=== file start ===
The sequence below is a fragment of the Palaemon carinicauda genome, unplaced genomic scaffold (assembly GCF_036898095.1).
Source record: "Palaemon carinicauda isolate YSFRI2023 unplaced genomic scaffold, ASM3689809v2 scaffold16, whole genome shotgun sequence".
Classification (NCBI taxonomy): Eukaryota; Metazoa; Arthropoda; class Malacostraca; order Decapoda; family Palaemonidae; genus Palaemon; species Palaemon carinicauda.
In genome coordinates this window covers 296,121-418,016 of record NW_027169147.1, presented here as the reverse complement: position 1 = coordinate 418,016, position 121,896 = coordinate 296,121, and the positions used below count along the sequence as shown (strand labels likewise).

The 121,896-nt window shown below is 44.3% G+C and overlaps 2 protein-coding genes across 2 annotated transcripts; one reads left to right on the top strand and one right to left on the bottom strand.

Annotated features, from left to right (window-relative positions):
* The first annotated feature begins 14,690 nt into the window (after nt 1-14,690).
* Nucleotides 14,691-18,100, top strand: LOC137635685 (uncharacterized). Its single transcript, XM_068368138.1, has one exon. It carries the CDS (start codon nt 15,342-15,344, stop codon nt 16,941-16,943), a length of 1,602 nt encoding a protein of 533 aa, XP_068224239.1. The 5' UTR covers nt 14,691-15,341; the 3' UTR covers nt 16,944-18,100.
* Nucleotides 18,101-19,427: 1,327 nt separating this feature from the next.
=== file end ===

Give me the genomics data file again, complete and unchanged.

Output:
The sequence below is a fragment of the Palaemon carinicauda genome, unplaced genomic scaffold (assembly GCF_036898095.1).
Source record: "Palaemon carinicauda isolate YSFRI2023 unplaced genomic scaffold, ASM3689809v2 scaffold16, whole genome shotgun sequence".
Classification (NCBI taxonomy): Eukaryota; Metazoa; Arthropoda; class Malacostraca; order Decapoda; family Palaemonidae; genus Palaemon; species Palaemon carinicauda.
In genome coordinates this window covers 296,121-418,016 of record NW_027169147.1, presented here as the reverse complement: position 1 = coordinate 418,016, position 121,896 = coordinate 296,121, and the positions used below count along the sequence as shown (strand labels likewise).

The 121,896-nt window shown below is 44.3% G+C and overlaps 2 protein-coding genes across 2 annotated transcripts; one reads left to right on the top strand and one right to left on the bottom strand.

Annotated features, from left to right (window-relative positions):
* The first annotated feature begins 14,690 nt into the window (after nt 1-14,690).
* Nucleotides 14,691-18,100, top strand: LOC137635685 (uncharacterized). Its single transcript, XM_068368138.1, has one exon. It carries the CDS (start codon nt 15,342-15,344, stop codon nt 16,941-16,943), a length of 1,602 nt encoding a protein of 533 aa, XP_068224239.1. The 5' UTR covers nt 14,691-15,341; the 3' UTR covers nt 16,944-18,100.
* Nucleotides 18,101-19,427: 1,327 nt separating this feature from the next.